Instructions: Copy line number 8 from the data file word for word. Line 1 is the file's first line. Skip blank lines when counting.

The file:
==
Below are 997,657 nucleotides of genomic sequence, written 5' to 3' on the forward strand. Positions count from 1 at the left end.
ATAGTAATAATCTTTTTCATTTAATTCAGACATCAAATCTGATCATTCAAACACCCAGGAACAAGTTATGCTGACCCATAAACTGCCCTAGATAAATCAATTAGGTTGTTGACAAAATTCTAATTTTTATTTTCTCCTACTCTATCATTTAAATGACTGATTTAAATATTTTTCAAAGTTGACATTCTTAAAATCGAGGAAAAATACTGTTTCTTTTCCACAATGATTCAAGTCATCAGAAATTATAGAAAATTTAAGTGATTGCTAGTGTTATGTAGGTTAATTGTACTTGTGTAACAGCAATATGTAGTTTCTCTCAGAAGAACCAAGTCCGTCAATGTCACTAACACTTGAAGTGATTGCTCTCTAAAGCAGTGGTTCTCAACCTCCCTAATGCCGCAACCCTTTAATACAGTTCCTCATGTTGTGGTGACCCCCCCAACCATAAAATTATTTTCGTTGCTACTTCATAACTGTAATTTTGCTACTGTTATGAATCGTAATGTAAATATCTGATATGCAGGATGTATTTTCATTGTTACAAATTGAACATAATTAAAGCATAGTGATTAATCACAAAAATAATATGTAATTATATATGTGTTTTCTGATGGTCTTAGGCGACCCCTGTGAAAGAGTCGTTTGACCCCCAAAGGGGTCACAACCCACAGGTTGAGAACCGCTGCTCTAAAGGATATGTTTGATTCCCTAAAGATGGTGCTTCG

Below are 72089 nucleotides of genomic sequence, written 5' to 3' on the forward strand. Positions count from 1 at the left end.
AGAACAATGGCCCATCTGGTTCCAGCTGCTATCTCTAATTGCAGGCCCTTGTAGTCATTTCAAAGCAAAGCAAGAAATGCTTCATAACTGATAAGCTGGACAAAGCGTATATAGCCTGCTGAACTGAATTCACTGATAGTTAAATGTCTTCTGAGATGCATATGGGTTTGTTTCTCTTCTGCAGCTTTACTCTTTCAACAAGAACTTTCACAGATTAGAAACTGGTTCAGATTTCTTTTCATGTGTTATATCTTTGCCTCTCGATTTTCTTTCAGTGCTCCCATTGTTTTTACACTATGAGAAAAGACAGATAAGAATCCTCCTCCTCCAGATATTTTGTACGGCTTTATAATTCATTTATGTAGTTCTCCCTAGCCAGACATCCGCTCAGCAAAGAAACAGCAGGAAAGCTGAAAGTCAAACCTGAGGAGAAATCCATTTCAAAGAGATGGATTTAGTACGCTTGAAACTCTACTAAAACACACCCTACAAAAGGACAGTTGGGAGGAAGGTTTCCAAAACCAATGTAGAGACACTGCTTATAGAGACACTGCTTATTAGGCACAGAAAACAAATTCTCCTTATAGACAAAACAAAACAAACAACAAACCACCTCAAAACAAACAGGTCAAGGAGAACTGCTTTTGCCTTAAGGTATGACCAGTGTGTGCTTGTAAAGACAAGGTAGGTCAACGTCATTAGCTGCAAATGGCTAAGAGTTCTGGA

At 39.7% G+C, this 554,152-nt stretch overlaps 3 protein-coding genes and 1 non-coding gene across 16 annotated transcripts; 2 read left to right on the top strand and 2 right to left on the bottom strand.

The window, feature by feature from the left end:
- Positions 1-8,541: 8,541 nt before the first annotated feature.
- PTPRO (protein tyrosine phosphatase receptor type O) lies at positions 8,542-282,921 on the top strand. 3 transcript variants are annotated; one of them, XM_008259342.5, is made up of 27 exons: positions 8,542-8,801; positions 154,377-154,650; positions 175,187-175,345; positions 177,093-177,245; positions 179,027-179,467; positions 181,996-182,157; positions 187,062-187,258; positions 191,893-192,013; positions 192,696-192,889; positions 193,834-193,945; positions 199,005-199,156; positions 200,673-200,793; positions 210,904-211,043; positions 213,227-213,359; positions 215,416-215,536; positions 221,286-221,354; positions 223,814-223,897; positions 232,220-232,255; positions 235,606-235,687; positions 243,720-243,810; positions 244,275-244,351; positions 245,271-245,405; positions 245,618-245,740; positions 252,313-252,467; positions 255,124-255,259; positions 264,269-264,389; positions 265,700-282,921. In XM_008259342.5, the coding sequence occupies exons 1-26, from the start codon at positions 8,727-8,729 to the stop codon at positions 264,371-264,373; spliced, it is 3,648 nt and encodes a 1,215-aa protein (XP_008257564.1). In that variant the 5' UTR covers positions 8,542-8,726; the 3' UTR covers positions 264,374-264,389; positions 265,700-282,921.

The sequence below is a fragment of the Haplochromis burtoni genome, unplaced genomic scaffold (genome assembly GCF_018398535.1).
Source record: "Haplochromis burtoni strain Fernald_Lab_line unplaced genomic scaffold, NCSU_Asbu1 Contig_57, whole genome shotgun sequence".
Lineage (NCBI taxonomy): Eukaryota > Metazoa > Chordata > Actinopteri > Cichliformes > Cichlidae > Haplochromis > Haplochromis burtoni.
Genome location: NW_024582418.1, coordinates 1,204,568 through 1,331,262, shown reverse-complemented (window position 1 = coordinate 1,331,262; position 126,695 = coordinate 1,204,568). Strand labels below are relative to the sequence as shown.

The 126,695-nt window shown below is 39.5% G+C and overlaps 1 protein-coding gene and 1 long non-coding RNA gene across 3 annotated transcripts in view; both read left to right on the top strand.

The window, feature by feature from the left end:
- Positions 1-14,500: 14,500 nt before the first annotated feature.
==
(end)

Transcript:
- PTPRO (protein tyrosine phosphatase receptor type O) lies at positions 8,542-282,921 on the top strand. 3 transcript variants are annotated; one of them, XM_008259342.5, is made up of 27 exons: positions 8,542-8,801; positions 154,377-154,650; positions 175,187-175,345; positions 177,093-177,245; positions 179,027-179,467; positions 181,996-182,157; positions 187,062-187,258; positions 191,893-192,013; positions 192,696-192,889; positions 193,834-193,945; positions 199,005-199,156; positions 200,673-200,793; positions 210,904-211,043; positions 213,227-213,359; positions 215,416-215,536; positions 221,286-221,354; positions 223,814-223,897; positions 232,220-232,255; positions 235,606-235,687; positions 243,720-243,810; positions 244,275-244,351; positions 245,271-245,405; positions 245,618-245,740; positions 252,313-252,467; positions 255,124-255,259; positions 264,269-264,389; positions 265,700-282,921. In XM_008259342.5, the coding sequence occupies exons 1-26, from the start codon at positions 8,727-8,729 to the stop codon at positions 264,371-264,373; spliced, it is 3,648 nt and encodes a 1,215-aa protein (XP_008257564.1). In that variant the 5' UTR covers positions 8,542-8,726; the 3' UTR covers positions 264,374-264,389; positions 265,700-282,921.